The Trudeau Foundation paid for a Liberal MP’s trip to London, England, to speak at one of its conferences last year, which critics say creates a conflict of interest for Prime Minister Justin Trudeau’s government.
The foundation spent $2,760.12 to send Liberal MP Arif Virani, parliamentary secretary to the Minister of Canadian Heritage, to the conference from Feb. 29 to March 1, 2016. This was the first time in its 16-year history that the foundation, an educational charity established in memory of Justin Trudeau’s late father, Pierre Trudeau, had sponsored the travel of a sitting Member of Parliament.
“You’d have to be completely blind not to see what an obvious conflict of interest this is; how it puts the entire foundation and those who donate to it under suspicion because it looks like what it is, which is a way to gain influence with the Trudeau cabinet without having to report it to Elections Canada,” said NDP ethics critic Nathan Cullen.
The foundation’s perceived closeness with the Trudeau government has been a source of controversy in recent months. In December, the National Post reported that following Justin Trudeau’s election as Liberal leader, foreign donations to the foundation increased 10-fold and overall donations increased four-fold.
Virani, a human rights advocate who came to Canada as a refugee, said he was invited to the conference based on his background, not his party affiliation.
“I was honoured to be asked by the Trudeau Foundation to speak at their 2016 Conference on Diversity, Pluralism and the Future of Citizenship,” said Virani, the MP for the Toronto riding of Parkdale-High Park. Virani said he obtained approval from the ethics commissioner’s office before agreeing to attend.
In November, the prime minister said there was a “tremendous separation” between himself and the Trudeau Foundation. The prime minister’s brother Alexandre sits on the board of the foundation, which received $125 million in 2002 from the Liberal government of Jean Chrétien.
Asked why a Liberal MP’s travel was sponsored if a tremendous separation exists, Trudeau’s press secretary, Andrée-Lyne Hallé, said: “Following his election as leader of the Liberal party, the prime minister withdrew his involvement in the affairs of the foundation.” Justin Trudeau was elected Liberal leader in April 2013. He stepped down from the foundation over a year and a half later, in December 2014.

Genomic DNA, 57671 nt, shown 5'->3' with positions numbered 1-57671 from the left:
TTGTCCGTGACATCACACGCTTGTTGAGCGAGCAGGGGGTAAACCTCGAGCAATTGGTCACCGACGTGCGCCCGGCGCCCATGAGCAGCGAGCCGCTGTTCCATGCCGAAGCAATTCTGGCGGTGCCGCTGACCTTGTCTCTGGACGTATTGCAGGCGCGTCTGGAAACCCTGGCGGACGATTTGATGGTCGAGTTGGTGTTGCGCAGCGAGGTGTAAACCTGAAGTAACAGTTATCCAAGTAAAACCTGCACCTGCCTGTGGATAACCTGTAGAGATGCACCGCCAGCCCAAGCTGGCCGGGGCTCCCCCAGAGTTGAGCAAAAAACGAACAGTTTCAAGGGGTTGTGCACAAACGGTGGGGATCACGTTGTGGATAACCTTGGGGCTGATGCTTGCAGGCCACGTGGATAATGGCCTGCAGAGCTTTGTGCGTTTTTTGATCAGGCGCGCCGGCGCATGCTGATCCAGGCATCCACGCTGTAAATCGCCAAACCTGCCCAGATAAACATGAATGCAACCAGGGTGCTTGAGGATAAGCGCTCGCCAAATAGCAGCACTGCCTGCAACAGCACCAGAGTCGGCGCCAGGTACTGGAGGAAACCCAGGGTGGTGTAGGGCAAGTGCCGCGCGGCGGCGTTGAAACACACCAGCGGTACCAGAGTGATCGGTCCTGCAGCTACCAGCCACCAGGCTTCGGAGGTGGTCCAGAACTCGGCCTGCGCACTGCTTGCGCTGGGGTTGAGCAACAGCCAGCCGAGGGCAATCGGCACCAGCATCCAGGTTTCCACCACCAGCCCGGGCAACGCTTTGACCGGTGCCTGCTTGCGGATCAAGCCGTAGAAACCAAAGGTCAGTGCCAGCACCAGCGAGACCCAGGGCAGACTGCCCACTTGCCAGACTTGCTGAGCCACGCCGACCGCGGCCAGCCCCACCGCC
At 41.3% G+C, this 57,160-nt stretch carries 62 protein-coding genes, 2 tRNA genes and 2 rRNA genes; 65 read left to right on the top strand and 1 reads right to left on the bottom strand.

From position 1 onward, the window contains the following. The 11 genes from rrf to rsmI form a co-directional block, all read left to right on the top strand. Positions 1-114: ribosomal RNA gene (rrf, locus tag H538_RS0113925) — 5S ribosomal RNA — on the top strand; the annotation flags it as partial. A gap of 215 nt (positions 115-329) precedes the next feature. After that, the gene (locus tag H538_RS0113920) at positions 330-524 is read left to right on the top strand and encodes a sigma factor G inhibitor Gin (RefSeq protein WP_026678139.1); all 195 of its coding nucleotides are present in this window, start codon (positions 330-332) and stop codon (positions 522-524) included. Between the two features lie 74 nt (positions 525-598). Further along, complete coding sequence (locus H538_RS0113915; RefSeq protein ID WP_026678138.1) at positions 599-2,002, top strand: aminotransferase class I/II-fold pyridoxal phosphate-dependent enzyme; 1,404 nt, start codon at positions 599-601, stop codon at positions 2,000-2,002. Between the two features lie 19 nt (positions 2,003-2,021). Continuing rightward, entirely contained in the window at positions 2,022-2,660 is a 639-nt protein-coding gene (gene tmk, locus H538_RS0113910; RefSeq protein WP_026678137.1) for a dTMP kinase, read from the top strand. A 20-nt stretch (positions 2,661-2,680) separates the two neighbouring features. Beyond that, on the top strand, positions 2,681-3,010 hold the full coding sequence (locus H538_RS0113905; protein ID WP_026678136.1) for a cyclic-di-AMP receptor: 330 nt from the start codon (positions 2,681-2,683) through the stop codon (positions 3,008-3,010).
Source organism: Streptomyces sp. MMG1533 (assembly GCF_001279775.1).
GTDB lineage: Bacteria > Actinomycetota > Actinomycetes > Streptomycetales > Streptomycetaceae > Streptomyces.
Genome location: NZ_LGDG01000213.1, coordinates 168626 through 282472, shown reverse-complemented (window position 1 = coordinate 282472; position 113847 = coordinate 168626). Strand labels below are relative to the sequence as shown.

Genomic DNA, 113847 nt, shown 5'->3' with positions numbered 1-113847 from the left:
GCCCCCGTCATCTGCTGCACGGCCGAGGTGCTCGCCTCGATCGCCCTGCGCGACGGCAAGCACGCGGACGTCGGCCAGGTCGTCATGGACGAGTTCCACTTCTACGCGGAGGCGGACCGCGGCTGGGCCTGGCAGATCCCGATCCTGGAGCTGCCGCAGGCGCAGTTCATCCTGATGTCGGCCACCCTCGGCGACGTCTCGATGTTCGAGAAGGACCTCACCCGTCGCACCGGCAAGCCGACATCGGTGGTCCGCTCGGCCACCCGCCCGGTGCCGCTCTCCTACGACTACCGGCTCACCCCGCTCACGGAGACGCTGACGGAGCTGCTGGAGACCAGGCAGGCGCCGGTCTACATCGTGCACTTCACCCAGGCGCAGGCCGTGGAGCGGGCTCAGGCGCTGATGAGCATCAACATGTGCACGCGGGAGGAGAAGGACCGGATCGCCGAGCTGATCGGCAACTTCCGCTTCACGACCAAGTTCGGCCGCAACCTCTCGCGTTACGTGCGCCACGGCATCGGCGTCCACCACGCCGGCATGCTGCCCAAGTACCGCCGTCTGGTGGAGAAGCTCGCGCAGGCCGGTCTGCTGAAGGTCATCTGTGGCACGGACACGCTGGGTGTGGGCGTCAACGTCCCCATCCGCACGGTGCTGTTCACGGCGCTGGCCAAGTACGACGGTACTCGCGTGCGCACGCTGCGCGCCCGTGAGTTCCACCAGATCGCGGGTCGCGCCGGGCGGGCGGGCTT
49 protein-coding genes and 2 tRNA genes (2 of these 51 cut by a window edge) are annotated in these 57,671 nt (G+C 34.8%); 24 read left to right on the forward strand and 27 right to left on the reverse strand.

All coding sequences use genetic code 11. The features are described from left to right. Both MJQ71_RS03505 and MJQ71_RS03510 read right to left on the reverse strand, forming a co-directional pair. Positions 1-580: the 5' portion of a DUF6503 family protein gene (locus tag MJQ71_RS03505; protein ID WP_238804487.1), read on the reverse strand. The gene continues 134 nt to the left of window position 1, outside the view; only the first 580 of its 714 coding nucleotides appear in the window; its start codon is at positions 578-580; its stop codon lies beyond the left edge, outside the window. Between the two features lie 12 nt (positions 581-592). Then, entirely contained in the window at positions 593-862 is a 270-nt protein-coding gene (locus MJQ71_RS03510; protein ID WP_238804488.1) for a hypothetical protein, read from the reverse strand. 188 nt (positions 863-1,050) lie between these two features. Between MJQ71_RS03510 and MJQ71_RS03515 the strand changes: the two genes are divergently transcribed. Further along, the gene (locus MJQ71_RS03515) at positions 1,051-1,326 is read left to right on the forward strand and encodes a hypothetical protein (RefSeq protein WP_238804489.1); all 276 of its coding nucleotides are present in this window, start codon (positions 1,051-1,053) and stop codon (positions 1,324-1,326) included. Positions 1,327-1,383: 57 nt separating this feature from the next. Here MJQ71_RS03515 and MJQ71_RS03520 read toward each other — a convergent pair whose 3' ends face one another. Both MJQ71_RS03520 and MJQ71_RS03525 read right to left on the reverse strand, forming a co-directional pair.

Members of Parliament are required to report travel costing over $200 that is paid for by an outside group to the ethics commissioner. The National Post reviewed records of MPs’ sponsored travel from 2004-2016. Records from before 2004 cannot be removed from the House of Commons but Jeremy LeBlanc, the principal clerk of journals at the House of Commons, checked the records from 2001-2003 and said there was no travel sponsored by the Trudeau Foundation during that period.
In an emailed statement, the foundation’s executive director, Élise Comtois, said the charity always covers the cost of travel and accommodation for speakers at its events. While this is the first time the foundation has covered travel for a sitting MP, Comtois noted the foundation often invites politicians from various parties to speak, including Conservative MP Michael Chong in 2015, NDP MP Linda Duncan in 2012 and Green Party leader Elizabeth May in 2011.
“We seek to provide a diversity of opinions and perspectives at all of our events given the foundation’s core mission,” Comtois said. “When travel is involved we offer to cover travel and accommodation costs within reason.”
John Brassard, Conservative deputy ethics critic, said Virani could have used government resources to pay for his trip.
“The prime minister stood up in the House of Commons and said he’s got nothing to do with the Trudeau Foundation, that it’s an arms-length body, it’s not affiliated with government at all. Listen, Mr. Virani is a parliamentary secretary. If he needed to go to this conference so badly, he didn’t need the Trudeau Foundation to pay for it.”
A letter sent to Virani by the foundation indicates it spent $852.63 on airfare, $385.44 on meals, $1,143.60 on hospitality and $378.45 on transportation (taxis). The letter includes a list of directors of the Trudeau Foundation. At the bottom of that list is the prime minister’s brother, Alexandre Trudeau.
National Post by Zane Schwartz and Claire Brownell, National Post Staff
March 28th 2017